Victory: On June 7, 2022, the 10th Circuit denied Faith Christian Academy’s appeal, allowing Gregory Tucker’s claim that he was discriminated against under Title VII to proceed. Mr. Tucker was fired after he organized an assembly to address ongoing racist incidents at the school. The 10th Circuit dismissed the employer’s appeal, holding that the ministerial exception is properly understood as an affirmative defense and cannot be used to bar employees from bringing suit altogether. The court further underscored that whether an employee should be considered a “minister” and denied civil rights workplace protections requires a “fact-intensive inquiry.” The majority decision supports the arguments made in NWLC’s amicus brief that courts must undertake a serious analysis before employees are deemed ministers. Thus, employers should not be able to rely solely on formulaic paperwork or handbooks to classify employees as ministers and thereby deny their critical workplace civil rights protections.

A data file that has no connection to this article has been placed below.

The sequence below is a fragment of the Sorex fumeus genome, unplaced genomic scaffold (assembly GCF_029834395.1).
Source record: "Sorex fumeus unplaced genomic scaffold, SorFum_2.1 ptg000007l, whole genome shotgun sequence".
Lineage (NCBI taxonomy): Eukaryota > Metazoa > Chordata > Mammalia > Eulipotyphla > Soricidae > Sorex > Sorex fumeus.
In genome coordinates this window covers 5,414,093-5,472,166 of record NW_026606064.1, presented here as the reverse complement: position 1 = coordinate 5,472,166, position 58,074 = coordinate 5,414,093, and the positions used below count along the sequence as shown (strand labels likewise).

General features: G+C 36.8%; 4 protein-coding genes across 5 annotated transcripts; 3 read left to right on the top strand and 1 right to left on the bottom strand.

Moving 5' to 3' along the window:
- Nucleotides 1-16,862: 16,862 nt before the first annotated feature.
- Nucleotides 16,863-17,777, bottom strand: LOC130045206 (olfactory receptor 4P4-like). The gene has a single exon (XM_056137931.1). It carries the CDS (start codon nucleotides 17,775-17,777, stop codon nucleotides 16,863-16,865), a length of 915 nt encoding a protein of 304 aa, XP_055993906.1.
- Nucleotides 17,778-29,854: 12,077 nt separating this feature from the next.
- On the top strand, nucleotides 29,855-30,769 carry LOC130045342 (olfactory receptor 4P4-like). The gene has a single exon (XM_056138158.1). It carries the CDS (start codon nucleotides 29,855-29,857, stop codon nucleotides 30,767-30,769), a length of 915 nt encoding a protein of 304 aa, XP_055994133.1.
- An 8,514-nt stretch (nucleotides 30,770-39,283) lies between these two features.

The National Women’s Law Center, along with our law firm partner Quinn Emanuel Urquhart & Sullivan and 37 other organizations, filed an amicus brief in the 10th Circuit Court in support of Gregory Tucker, an employee at Faith Christian Academy (FCA) who was fired after speaking out against race discrimination. FCA is attempting to strip Mr. Tucker of his civil rights protections using the “ministerial exception,” a doctrine designed to let houses of worship hire their own faith leaders. The arguments made by FCA are yet another dangerous example of employers seeking to use religion as a means by which they can deny employees workplace protections. For more background on the case, please read our blog.